An Employer's Guide to IRS Wage Garnishment


employer wage garnishment

As an employer, you are required to follow precise state and federal laws when paying your employees. Along with paying them what they have earned, you also must withhold amounts from their paychecks whenever your employees are garnished. You can comply with a garnishment order fully by understanding what it is and under what circumstances the state or federal government requires you to withhold money from your employees' earnings. 


What is a Garnishment Order? 

A garnishment order is a judicial order that demands a third-party take out or withhold a certain amount of money from an employee's paycheck. The order must be addressed in a timely manner. It also places a burden of compliance on any employer who receives a garnishment order from the court. 

Once a court grants a garnishment judgment to a creditor, it then sends the order directly to the employer of the debtor. The employer must then comply with the order by law in order to avoid penalties that can include a judgment issued against it by the state or federal government. 

Who Receives Garnishment Orders?

Garnishment orders are relatively rare and affect around seven percent of the workforce on a yearly basis. They can be issued for anyone who works in the U.S. or in a U.S. territory. They are most commonly granted for debtors who owe: 

  • Unpaid state or federal taxes
  • Overpaid Social Security or unemployment benefits
  • Credit card debts
  • Alimony
  • Child support
  • Student loans
  • Medical debts
  • Personal bankruptcy payments

Understanding State and Federal Garnishment Laws

The garnishment law in the U.S. is part of the Consumer Credit Protection Act that is administered by the Department of Labor. This act protects employees from being fired if they are garnished. It also limits the amount of money that can be taken out of their paychecks each pay period.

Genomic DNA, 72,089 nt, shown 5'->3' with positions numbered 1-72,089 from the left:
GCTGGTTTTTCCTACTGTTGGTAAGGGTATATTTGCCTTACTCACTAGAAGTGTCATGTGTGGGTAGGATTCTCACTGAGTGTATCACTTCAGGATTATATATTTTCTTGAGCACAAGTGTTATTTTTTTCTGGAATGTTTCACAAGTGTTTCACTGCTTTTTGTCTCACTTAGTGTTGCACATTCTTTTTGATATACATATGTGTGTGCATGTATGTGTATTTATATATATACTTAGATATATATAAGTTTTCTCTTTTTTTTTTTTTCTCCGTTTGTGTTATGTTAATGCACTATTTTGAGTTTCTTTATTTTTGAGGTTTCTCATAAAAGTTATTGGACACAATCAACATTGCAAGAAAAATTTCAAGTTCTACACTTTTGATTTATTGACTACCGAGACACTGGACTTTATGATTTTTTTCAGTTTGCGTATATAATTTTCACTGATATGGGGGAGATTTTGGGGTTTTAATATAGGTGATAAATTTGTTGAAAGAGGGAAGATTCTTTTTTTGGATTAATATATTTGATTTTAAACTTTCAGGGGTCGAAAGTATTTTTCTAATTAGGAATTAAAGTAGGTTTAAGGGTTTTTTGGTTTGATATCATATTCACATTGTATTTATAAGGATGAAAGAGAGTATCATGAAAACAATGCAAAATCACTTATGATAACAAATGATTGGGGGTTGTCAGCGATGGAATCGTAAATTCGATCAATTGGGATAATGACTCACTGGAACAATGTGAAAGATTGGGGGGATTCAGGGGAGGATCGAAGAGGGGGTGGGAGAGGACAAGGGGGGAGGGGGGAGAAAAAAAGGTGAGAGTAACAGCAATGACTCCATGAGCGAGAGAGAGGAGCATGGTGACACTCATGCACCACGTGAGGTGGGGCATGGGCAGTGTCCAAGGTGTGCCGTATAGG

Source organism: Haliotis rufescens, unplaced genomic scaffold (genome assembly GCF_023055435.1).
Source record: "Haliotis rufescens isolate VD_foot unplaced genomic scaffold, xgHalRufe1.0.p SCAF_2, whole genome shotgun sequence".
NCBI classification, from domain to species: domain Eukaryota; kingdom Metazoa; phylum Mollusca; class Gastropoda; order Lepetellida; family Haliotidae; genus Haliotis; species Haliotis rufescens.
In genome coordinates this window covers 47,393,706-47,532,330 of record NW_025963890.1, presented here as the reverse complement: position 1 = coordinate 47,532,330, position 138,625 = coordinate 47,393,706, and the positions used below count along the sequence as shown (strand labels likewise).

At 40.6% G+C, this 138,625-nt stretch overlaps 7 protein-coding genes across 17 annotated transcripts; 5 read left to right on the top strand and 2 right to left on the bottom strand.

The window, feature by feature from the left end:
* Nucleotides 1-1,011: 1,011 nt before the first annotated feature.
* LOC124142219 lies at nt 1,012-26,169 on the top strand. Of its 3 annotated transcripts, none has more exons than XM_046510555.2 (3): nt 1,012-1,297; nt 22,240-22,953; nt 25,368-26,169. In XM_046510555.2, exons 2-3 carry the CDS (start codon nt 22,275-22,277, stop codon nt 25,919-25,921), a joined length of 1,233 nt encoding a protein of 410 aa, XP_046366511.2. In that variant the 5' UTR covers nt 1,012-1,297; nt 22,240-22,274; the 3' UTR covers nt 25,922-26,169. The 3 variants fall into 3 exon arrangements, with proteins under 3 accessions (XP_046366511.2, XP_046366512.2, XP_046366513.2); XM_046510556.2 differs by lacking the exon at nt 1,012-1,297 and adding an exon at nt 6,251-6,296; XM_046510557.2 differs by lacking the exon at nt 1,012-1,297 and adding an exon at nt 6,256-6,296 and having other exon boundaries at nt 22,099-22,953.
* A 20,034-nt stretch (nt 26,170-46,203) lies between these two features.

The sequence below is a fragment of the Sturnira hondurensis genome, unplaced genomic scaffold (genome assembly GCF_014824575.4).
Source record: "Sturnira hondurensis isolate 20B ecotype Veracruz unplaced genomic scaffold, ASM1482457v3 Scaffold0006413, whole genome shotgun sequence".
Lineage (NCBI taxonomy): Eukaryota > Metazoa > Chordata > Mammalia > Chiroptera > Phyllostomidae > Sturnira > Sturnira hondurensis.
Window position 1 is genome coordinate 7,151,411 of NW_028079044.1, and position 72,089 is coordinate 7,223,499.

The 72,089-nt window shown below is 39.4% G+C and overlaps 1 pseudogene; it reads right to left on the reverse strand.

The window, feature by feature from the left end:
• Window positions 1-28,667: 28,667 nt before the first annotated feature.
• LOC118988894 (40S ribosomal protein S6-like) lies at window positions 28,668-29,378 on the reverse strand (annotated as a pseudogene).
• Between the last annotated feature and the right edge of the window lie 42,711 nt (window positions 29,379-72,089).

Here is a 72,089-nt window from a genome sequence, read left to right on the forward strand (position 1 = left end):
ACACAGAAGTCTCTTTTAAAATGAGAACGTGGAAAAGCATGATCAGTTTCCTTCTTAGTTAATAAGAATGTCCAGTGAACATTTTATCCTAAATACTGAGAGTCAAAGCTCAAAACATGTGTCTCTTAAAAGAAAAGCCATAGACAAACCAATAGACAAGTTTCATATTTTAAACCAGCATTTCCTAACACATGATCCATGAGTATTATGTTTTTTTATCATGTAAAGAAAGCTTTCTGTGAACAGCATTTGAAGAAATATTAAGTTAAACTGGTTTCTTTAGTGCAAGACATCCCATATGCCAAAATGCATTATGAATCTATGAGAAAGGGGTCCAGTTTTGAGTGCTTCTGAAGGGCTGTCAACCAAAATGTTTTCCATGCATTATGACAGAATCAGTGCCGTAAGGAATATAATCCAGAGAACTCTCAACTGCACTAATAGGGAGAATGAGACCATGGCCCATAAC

Sometimes state garnishment laws can conflict with the federal garnishment law. In this circumstance, employers are required to obey the law that demands the lowest amount of money be taken from an employee's paycheck. 

In most cases, both state and federal laws allow creditors to receive up to 25 percent of a debtor's disposable earnings. Disposable earnings are those that are left over after deductions like FICA, federal tax, and state taxes are withheld. It does not take into considerations deductions that are not required by law, such as: 

  • Union dues
  • Health insurance
  • Retirement contributions
  • Health savings account contributions

While most garnishments are limited to 25 percent of an employee's disposable income, others can take larger percentages. Greater withholding is allowed for debts like: 

  • Child support
  • Alimony
  • Personal bankruptcy payments
  • State and federal taxes

The percentages are allowed to be taken from various types of earnings including wages, salaries, commissions, and bonuses. Tips cannot be garnished because they are not considered to be wages.